The cutting (dissection) of cell structures by focused laser radiation is called microdissection. Specifically, laser capture microdissection (LCM) is a method for obtaining subpopulations of tissue cells under direct microscopic view. With LCM technology, cells of interest can be taken directly, or specific cells can be isolated by cutting away unwanted cells. From this, histologically pure, enriched cell populations can be obtained. By using lasers with short pulse durations (<1 ns), the tissue remains largely undamaged, regardless of the cut, allowing further analysis after removal from the microscopic system. The method was historically primarily used for the isolation and subsequent analysis of, for example, cancer cells in molecular pathology. The application is now spreading into many areas of bioanalysis. The biggest advantage of using lasers for this application is the maximum precision and contamination-free operation. Otherwise, contamination of samples would be disadvantageous for subsequent bioanalysis. Chromosomes or other cellular components, life cells, native materials, tissue areas and more can be isolated.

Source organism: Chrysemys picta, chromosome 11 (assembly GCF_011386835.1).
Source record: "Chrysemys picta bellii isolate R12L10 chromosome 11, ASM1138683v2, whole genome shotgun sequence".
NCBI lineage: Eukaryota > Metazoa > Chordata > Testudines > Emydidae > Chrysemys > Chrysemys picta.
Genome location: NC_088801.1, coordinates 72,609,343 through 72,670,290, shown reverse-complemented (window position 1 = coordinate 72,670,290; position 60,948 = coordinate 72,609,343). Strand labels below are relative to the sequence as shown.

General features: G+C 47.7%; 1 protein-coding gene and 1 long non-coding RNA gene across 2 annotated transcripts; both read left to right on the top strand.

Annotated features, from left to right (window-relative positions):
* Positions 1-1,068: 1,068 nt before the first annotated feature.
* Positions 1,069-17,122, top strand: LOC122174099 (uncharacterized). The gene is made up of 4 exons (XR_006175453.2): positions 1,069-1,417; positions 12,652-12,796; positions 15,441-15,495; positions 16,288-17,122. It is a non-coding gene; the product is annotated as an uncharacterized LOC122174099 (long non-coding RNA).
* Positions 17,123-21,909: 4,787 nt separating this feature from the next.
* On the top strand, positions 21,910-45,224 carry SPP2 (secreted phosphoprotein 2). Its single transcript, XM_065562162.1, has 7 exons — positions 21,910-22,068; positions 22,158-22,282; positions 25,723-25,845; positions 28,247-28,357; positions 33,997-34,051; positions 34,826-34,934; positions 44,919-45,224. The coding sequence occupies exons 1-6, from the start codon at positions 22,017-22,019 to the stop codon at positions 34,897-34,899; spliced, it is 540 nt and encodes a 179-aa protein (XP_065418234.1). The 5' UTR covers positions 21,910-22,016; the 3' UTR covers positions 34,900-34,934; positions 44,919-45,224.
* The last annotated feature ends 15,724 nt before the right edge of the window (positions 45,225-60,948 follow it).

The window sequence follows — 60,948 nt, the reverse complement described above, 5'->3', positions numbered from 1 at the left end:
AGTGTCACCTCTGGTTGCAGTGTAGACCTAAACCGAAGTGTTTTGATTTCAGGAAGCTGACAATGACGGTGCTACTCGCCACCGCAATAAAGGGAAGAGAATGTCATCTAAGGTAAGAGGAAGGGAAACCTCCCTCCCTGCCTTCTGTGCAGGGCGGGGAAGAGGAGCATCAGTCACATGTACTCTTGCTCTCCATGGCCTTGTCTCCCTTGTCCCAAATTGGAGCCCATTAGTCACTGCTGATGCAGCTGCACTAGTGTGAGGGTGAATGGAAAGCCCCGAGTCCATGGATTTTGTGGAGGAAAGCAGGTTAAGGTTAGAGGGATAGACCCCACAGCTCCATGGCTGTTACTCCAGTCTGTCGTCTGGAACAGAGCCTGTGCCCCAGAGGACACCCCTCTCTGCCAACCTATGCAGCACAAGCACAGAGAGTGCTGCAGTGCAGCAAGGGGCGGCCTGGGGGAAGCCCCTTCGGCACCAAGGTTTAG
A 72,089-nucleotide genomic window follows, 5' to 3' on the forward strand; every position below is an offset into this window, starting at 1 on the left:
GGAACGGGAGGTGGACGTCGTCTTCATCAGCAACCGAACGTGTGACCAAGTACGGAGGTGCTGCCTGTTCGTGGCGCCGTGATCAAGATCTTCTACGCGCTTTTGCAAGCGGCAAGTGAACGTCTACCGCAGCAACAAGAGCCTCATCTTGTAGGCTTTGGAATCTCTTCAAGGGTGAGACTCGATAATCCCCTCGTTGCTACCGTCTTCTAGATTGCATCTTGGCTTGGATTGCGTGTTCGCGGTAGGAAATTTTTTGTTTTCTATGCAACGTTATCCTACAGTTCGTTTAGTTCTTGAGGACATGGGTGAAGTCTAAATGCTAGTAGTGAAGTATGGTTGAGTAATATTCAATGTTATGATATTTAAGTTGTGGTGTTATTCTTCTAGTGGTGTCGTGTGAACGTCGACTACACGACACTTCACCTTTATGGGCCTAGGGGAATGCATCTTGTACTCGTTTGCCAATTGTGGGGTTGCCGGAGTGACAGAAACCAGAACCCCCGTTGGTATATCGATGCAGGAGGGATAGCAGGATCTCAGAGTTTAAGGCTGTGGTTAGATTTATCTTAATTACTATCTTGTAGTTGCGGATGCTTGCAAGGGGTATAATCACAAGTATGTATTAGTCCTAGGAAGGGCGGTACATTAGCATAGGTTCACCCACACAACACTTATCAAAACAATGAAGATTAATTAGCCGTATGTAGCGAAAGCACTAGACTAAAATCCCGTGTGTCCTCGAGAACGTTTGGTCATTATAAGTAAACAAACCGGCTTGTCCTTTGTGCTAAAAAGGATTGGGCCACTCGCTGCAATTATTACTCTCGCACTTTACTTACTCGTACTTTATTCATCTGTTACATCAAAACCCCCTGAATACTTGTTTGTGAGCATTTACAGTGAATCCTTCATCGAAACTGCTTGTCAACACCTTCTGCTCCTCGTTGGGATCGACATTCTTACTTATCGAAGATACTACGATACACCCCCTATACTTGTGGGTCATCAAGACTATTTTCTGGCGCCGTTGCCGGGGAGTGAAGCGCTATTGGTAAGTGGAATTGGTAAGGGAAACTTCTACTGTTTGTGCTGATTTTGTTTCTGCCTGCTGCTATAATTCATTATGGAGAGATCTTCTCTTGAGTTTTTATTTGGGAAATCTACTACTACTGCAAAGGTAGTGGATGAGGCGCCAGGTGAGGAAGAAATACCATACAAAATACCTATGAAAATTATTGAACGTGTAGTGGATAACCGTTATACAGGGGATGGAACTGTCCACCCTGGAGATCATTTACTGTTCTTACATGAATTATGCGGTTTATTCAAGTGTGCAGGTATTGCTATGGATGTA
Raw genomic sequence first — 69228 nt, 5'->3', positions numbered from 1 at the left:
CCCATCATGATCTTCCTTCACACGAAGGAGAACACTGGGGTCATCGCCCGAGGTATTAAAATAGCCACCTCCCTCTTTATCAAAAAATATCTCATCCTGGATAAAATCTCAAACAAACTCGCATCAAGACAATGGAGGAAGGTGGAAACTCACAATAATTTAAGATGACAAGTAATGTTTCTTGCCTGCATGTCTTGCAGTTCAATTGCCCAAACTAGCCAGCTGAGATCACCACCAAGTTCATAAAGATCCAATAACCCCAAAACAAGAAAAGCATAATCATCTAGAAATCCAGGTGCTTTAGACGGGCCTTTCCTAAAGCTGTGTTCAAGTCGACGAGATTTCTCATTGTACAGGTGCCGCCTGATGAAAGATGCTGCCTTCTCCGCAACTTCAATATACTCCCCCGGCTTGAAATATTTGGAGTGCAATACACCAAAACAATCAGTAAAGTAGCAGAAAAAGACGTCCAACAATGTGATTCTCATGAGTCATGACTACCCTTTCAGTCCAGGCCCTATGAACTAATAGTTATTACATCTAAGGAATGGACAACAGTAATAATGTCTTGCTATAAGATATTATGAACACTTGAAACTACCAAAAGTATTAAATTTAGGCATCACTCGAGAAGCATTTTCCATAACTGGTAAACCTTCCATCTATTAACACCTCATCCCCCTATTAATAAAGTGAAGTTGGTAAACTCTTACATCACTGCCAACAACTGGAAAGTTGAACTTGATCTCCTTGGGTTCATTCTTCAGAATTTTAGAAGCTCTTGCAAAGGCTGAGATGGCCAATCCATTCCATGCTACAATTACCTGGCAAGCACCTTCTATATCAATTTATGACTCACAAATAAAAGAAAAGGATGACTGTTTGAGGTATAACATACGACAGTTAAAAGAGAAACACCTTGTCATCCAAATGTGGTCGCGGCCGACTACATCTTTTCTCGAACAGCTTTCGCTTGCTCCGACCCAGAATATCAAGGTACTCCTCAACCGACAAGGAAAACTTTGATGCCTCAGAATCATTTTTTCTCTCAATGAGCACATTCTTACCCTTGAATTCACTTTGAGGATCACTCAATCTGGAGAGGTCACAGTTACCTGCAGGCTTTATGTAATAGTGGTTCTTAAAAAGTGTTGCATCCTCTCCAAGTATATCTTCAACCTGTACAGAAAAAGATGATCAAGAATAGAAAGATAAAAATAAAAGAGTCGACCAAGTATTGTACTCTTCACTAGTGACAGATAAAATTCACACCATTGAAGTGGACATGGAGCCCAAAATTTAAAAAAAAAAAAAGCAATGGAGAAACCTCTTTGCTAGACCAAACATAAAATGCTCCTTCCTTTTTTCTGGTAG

There are a variety of downstream applications: DNA genotyping and loss-of-heterozygosity (LOH) analysis, RNA transcript profiling, cDNA library construction, proteomics discovery, and signaling pathway profiling.